Getting pace bowler Kagiso Rabada riled up to be at his aggressive best has been encouraged by South Africa’s new cricket coaching regime, but it seemingly backfired, on Friday, when he was banned from the last Test against England.
South Africa’s top bowler is suspended for next week’s fourth Test in Johannesburg after picking up another demerit point from the International Cricket Council, leaving his country’s much-vaunted attack toothless for the potential series decider.
The 24-year-old was punished for a typically exuberant celebration after bowling England captain Joe Root with a magnificent delivery on the first day of the third Test at St George’s Park.
Taking such a prized scalp prompted Rabada to rush down the wicket, drop to his haunches and let out a piercing yell at the ground, right under the nose of his victim.
Friday’s sanction was the latest in a growing list of indiscretions which have earned him demerit points and now an untimely suspension.
Yet for South Africa, Rabada performs optimally when his fires are stoked.
“You saw KG (Rabada) get out there have a couple of words. The goal was to try and get him into the game and then just let his natural instinct take over. That’s when KG is at his best,” said coach Mark Boucher after Rabada’s seven wickets helped South Africa win the first Test in Pretoria last month.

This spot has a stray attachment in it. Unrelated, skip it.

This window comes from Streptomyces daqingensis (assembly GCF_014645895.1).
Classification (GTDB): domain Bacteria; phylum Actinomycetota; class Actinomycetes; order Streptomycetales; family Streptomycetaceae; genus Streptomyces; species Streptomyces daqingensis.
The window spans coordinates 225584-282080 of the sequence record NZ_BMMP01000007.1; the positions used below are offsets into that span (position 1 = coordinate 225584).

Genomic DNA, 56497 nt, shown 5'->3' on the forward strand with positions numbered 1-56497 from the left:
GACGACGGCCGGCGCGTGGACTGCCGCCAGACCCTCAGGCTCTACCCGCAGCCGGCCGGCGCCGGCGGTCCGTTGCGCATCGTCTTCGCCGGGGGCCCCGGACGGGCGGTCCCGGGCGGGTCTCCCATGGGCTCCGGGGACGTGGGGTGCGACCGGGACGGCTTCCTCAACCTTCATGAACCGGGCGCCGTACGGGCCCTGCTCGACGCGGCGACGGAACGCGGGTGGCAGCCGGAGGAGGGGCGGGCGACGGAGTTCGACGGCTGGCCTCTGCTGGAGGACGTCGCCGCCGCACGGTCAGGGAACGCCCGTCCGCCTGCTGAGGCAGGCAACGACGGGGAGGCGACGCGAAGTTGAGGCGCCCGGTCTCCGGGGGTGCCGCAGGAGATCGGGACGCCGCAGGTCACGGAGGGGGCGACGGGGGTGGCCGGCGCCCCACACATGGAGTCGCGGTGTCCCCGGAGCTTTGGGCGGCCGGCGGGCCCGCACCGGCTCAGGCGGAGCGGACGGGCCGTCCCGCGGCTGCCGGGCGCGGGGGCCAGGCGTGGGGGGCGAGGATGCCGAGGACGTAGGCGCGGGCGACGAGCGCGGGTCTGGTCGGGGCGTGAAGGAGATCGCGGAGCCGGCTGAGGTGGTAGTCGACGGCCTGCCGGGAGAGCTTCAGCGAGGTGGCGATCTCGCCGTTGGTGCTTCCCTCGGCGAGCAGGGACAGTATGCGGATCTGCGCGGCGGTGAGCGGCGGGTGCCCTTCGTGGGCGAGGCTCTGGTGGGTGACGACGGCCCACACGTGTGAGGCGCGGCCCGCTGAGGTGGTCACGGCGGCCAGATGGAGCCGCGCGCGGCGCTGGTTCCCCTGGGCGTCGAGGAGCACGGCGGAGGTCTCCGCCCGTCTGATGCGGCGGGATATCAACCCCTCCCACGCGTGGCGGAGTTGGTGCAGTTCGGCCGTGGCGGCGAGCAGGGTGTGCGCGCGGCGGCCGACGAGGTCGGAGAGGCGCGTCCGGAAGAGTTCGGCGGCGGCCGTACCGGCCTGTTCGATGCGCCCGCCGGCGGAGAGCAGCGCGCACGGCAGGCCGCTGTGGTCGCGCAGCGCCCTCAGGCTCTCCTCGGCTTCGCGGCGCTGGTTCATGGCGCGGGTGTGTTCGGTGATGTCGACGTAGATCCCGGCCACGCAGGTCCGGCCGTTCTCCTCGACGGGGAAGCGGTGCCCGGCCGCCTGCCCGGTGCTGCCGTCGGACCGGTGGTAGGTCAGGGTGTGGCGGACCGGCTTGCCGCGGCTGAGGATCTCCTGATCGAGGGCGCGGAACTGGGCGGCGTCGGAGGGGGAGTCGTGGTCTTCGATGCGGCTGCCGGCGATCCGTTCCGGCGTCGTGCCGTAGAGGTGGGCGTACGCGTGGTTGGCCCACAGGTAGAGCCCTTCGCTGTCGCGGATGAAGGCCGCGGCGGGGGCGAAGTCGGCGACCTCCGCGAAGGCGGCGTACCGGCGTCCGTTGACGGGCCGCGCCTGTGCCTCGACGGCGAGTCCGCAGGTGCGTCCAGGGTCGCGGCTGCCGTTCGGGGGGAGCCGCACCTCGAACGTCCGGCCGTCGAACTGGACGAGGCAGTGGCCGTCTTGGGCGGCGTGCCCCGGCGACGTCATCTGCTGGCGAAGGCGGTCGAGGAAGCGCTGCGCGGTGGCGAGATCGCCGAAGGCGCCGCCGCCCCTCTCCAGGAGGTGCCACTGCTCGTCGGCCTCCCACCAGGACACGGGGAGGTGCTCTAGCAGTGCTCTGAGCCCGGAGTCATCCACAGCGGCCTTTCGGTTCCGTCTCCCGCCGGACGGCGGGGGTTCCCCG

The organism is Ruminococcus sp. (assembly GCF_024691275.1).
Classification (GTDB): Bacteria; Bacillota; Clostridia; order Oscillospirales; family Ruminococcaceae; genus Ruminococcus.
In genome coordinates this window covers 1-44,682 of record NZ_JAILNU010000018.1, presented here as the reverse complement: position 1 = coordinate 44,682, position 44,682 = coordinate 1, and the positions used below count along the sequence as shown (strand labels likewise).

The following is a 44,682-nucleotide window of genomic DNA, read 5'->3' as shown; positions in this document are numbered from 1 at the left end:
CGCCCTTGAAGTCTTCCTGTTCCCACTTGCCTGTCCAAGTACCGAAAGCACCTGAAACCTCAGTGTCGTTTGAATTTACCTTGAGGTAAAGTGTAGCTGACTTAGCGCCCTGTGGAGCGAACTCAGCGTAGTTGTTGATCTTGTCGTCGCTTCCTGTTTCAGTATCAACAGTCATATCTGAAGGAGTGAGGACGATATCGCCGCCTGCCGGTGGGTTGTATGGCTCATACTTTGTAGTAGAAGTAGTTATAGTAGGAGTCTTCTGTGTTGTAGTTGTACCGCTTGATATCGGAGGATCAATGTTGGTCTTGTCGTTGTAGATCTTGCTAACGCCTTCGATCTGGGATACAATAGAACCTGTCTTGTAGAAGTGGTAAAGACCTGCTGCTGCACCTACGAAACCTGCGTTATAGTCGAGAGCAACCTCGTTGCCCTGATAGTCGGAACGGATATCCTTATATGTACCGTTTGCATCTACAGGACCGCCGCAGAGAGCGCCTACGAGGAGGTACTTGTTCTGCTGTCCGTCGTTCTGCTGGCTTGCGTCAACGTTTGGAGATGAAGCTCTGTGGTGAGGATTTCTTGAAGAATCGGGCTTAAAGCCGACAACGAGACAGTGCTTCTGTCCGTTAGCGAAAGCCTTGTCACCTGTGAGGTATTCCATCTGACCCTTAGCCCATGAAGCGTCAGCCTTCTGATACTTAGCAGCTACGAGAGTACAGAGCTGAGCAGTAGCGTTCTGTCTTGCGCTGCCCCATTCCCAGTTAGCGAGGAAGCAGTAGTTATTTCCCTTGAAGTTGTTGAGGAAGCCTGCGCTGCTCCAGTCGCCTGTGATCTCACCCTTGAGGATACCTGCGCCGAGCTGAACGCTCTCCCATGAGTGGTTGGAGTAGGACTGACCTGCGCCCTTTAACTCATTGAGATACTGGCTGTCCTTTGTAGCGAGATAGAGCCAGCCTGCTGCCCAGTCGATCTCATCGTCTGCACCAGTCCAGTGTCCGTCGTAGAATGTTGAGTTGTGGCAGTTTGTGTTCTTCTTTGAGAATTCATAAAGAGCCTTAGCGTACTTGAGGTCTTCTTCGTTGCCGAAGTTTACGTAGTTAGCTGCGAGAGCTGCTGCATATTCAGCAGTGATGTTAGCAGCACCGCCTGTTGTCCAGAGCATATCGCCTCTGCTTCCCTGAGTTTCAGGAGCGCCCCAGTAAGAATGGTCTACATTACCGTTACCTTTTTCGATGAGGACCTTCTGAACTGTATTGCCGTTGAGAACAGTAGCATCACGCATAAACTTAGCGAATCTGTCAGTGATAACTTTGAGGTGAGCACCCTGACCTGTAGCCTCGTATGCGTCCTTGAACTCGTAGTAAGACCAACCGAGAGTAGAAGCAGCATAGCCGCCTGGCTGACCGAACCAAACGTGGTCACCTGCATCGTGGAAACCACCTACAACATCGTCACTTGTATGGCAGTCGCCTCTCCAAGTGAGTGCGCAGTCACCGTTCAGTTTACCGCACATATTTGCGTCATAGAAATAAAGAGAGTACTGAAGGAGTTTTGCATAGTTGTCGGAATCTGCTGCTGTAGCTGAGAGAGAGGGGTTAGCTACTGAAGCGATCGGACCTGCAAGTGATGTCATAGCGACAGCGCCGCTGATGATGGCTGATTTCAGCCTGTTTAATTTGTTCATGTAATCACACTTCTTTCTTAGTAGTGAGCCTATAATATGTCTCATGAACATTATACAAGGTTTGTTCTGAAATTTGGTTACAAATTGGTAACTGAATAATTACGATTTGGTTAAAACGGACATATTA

“Sometimes you’ve got to forget about your technique or where you are putting the ball and just get into a fight out there,” said the team’s equally combative coach.
“Kagiso is always looking for a scrap,” added bowling coach Charl Langeveldt in an approving tone after Thursday’s play.
Off the field, Rabada — the baby-faced, privately-educated son of a medical doctor — is thoughtful and enquiring. But on the pitch it is a different story.
“My natural aggression and competitiveness is always there, but the really high intensity and emotion just happens impulsively,” Rabada said last month, just before the start of the England series.
“The aggression is something that is naturally in me. It makes me a better bowler. It helps me bowl faster for longer. I haven’t always been in control of it but I’m getting better.”
Rabada has been found guilty of breaching the ICC’s code of conduct on six occasions now since his debut as a teenage tearaway six years ago.
Ironically he was one month away from one of his four demerit points over the last 24 months being expunged. There is no hope of an appeal because his level-one offence cannot be challenged.